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Tips from real people for dealing with Coronavirus
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Tips From Real People Who Dealt With Coronavirus

Coronavirus tips contributed from peoples’ real world experience

This document is actively maintained and will be updated regularly

If you would like to contribute tips and helpful information, please use the form provided in the relevant section


Contents

For others: Caring for someone infected

You are not alone

Medicine supply

Sudafed

Medication diary

Routine

Ice management

Stay positive

Sleep and exercise

A breathing technique for Coronavirus sufferers

For you: Coping with stress and worry

You are not alone

Routine

Limit the news and social media

It’s good to talk

Helping others helps you

Be prepared

Exercise

Fake news does real damage

Find your joy

Live in the moment

Sleep

Reliable Sources of Information

NHS - How to protect yourself

UK Government - Advice for daily live

The World Health Organisation - Daily update by numbers

Volunteer Groups - How to volunteer or to find a volunteer group


Caring For Others

For others: Caring for someone infected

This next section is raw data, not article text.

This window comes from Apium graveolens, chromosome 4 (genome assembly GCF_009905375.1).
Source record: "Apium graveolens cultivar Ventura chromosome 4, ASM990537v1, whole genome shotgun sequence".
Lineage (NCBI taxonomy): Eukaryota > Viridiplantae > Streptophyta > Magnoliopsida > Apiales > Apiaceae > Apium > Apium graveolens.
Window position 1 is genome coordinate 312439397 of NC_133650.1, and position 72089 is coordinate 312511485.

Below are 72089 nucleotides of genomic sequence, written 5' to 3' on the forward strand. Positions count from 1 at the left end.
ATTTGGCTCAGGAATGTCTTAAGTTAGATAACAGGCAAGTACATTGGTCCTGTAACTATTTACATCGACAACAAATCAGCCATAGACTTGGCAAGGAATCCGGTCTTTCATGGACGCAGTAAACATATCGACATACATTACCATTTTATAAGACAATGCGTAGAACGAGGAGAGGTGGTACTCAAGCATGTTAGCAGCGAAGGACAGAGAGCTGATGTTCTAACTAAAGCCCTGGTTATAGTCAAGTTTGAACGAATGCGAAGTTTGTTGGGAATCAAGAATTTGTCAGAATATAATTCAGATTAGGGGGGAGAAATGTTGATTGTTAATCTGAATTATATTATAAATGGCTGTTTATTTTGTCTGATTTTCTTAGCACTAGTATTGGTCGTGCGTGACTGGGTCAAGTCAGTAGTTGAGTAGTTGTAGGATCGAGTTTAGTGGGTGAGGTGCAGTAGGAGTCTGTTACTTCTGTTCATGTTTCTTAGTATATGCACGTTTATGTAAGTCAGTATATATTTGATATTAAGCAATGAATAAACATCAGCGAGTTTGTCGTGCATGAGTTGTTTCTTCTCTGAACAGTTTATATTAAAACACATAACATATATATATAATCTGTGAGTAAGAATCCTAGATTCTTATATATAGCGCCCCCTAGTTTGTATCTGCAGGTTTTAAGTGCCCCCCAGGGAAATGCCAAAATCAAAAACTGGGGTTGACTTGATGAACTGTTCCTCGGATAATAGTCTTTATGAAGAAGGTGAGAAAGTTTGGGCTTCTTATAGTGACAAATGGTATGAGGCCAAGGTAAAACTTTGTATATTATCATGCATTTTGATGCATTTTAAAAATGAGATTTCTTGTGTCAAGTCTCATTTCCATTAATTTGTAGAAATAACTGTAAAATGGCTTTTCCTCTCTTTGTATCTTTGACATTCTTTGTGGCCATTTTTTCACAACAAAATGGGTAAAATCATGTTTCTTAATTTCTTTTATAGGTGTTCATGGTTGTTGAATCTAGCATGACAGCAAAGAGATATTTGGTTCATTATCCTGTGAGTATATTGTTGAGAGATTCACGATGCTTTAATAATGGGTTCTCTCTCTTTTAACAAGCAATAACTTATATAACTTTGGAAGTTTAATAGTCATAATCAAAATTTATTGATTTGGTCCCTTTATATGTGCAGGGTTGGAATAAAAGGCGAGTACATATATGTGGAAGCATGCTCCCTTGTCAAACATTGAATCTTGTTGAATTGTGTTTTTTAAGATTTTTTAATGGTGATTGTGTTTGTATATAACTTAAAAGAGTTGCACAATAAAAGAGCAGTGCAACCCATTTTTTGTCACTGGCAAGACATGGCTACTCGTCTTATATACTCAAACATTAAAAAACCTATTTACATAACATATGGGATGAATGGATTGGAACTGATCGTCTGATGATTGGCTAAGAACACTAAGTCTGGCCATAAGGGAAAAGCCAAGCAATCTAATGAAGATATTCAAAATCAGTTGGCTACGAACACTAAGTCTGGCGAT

If you would like to share tips, please contribute them here on this form: https://forms.gle/SSZDWs38FHWYsKbh8

You are not alone

When you are stressed or tired it’s easy to forget that you can ask for help. Local volunteer groups, neighbours, friends, and family can be contacted for support.

Medicine supply

When you are down to three days’ supply it is a good idea to start seeking more medicines. It can take time for them to get to you.

Sudafed

Sudafed is a very popular aid for people suffering from colds and flu. Coronavirus is neither a cold nor a flu. Some carers are reporting that Sudafed can worsen the symptoms and should therefore not be given to people suffering from COVID19. The advice from the UK’s NHS is to use paracetamol for treating COVID19 symptoms.

Medication diary

It’s easy to lose track of time or forget things when you are busy and tired. A diary can also help you plan your day around the medications.

Routine

Find a routine for managing the fever. Regularly applying a light cloth soaked in ice water to the head, neck and chest helps but it can take up to an hour to bring a fever down. The sick person should not have hot showers or baths while prone to fever as this can set you back a day.

Ice management

Refill the ice tray as soon as you use it. You will be using a lot of ice and you need the maximum time for the ice to be formed. Pro tip: If you don’t have an ice tray, half-fill an empty plastic bottle with water and freeze that. Do not use glass bottles. Remember that when water turns to ice it expands.

Stay positive

If the person is unlucky enough to become seriously ill from Coronavirus, it can be a very difficult time for both you and the sick person. There will be times when they are delirious and you can both become depressed. Remember that most people survive this disease. Remain positive, dig deep, assure the person that you are caring for that this is temporary even if it seems to be never-ending.

Sleep and exercise